I would not deny that the pilotless plane, flying bomb, or whatever its correct name may be, is an exceptionally unpleasant thing, because, unlike most other projectiles, it gives you time to think. What is your first reaction when you hear that droning, zooming noise? Inevitably, it is a hope that the noise won't stop. You want to hear the bomb pass safely overhead and die away into the distance …
George Orwell wrote of V2 attacks on London in 1944. Yet, there are many more in Britain who identify with that voice, speaking 67 years ago, than with events that are a regular reality in Pakistan today.
This week, a new report from the Bureau of Investigative Journalism gives us the best picture yet of the impact of the CIA's drone war in Pakistan. The CIA claims that there has been not one "non-combatant" killed in the past year. This claim always seemed to be biased advocacy rather than honest fact. Indeed, the Guardian recently published some of the pictures we have obtained of the aftermath of drone strikes. There were photos of a child called Naeem Ullah killed in Datta Khel and two kids in Piranho, both within the time-frame of the CIA's dubious declaration.
The BIJ reporting begins to fill in the actual numbers. It's a bleak view: more people killed than previously thought, including an estimated 160 children overall. This study should help to create a greater sense of reality around what is going on in these remote regions of Pakistan. This is precisely what has been lacking in the one-sided reporting of the issue – and it doesn't take an intelligence analyst to realize that vague and one-sided is just the way the CIA wants to keep it.
The BIJ's study is everything that the CIA version of events is not: transparent, drawn from as many credible sources as possible and essentially open. It is clear about where its material comes from and what the margin of error may be. You should look, and you should engage, not just with the bare numbers, but also some of the stories: the attack on would-be rescuers by drones that had lingered, circling over the site of a previous strike, and opened fire – on the cruel assumption that any Good Samaritan must be a Taliban Samaritan; or the teenager who lost both legs when his family home was hit.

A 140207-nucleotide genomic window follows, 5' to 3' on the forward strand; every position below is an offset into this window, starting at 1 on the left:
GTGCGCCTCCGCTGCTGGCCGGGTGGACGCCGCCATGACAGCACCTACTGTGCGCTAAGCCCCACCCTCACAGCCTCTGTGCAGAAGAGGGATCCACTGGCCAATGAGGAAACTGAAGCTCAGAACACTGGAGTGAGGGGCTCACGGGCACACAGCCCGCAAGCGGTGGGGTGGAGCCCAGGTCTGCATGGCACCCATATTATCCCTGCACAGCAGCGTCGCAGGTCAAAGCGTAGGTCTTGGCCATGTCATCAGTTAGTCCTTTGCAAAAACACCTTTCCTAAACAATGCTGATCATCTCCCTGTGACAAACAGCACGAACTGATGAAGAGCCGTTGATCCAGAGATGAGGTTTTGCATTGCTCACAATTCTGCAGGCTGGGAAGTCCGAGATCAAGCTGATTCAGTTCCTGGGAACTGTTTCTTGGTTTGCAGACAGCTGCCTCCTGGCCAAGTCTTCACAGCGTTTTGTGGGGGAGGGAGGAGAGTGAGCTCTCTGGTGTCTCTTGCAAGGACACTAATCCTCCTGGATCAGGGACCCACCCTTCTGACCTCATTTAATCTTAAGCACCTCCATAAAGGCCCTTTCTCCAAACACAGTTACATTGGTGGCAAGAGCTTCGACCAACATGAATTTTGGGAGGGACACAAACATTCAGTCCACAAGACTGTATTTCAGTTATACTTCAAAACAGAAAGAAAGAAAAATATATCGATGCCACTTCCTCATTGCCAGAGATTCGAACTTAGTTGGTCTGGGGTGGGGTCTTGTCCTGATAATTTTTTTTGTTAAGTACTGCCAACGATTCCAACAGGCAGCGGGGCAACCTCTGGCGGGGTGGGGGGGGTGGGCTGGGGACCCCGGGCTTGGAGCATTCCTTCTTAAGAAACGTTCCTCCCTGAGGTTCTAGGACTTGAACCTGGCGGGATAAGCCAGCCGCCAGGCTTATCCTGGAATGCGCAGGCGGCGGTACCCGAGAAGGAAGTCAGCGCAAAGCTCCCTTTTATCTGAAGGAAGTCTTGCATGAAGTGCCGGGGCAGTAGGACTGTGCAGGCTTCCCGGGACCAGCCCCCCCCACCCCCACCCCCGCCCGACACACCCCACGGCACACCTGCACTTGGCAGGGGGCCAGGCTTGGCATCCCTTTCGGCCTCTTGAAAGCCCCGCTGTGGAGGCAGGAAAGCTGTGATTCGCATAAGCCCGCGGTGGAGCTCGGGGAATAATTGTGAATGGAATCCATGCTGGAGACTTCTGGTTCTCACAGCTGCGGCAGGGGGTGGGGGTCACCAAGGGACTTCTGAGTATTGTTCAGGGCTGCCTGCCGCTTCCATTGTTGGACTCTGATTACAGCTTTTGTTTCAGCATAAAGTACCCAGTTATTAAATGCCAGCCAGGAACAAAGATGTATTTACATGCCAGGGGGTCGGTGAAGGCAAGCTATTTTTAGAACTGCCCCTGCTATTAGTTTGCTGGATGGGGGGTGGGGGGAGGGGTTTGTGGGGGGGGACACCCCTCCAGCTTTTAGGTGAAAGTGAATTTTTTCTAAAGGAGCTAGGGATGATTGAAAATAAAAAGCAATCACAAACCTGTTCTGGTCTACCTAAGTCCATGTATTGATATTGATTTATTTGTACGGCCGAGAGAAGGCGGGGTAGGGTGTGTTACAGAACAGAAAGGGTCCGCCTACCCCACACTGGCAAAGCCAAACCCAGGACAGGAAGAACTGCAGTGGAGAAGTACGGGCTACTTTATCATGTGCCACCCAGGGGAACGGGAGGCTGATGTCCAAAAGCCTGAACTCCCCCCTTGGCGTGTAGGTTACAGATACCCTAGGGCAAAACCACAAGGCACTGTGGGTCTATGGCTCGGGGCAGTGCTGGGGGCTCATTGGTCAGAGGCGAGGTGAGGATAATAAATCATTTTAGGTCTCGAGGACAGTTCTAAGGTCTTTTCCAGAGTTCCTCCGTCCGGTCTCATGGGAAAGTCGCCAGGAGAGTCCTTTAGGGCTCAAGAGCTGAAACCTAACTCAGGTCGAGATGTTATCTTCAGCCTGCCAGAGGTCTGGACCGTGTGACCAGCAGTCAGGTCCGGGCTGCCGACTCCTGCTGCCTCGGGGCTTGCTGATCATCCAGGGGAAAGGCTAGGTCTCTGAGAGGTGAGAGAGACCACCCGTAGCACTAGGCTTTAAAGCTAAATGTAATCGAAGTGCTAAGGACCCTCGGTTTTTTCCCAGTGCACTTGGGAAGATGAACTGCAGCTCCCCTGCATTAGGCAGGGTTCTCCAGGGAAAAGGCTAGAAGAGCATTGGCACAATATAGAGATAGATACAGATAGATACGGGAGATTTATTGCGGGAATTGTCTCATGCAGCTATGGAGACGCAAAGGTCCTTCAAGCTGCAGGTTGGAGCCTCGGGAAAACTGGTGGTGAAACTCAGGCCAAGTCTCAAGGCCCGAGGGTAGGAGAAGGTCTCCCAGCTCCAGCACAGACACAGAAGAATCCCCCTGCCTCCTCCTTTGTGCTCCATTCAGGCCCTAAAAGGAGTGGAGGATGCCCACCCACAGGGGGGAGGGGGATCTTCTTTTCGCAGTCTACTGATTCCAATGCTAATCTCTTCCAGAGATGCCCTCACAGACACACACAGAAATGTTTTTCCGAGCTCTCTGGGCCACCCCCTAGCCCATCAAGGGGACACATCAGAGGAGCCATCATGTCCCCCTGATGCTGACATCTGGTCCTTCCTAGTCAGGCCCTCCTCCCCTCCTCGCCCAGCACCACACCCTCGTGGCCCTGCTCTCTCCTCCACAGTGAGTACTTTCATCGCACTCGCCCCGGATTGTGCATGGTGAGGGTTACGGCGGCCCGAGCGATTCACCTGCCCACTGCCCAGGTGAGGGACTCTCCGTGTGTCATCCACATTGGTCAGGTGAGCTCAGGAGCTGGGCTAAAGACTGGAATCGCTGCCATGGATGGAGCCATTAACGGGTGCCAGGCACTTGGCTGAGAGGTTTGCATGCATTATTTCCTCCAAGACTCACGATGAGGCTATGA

Sadaullah was 15 when the missiles, aimed at a militant leader who was never there, struck a family gathering, killing his wheelchair-bound uncle and two cousins. When he woke up in hospital, he was missing both legs and an eye. "The injured who survive with their severed limbs, they often tell me, 'you cannot really call me lucky'," says his lawyer Mirza Shahzad Akbar. "This is not London or Islamabad. There are no facilities for the disabled in Waziristan; such people can have zero opportunities ahead of them in life."
The primary question the CIA should answer is how it comes to be conducting an undeclared and illegal war in Pakistan, which is nominally a US ally. But beyond this, every time we read news of the latest drone strike in Pakistan, we need an honest assessment of the civilian casualties – and of whether we feel comfortable with an unaccountable spy agency carrying out killings on a military scale (the CIA's strikes now outweigh the firepower used in the opening round of the Kosovo war).
We also need to think about what it is like for ordinary people to live under George Orwell's circling threat, wondering whether it is going to strike, or to die away into the distance. And to note what lengths the CIA will go to silence human rights lawyers such as Akbar, who are trying to break the cycle of violence by bringing victims' cases against the CIA through the courts.
Or we could think in terms of enlightened self-interest: what do these strikes do to people's views of the US and its allies? Sixty-seven years after Orwell warily wondered whether he would be the next victim, how many angry relatives of a Waziristan child are plotting an attack on London or Washington, DC?
The BIJ study begins to bring the CIA's covert war out of the shadows. Since we may all become collateral damage, we should be grateful to them.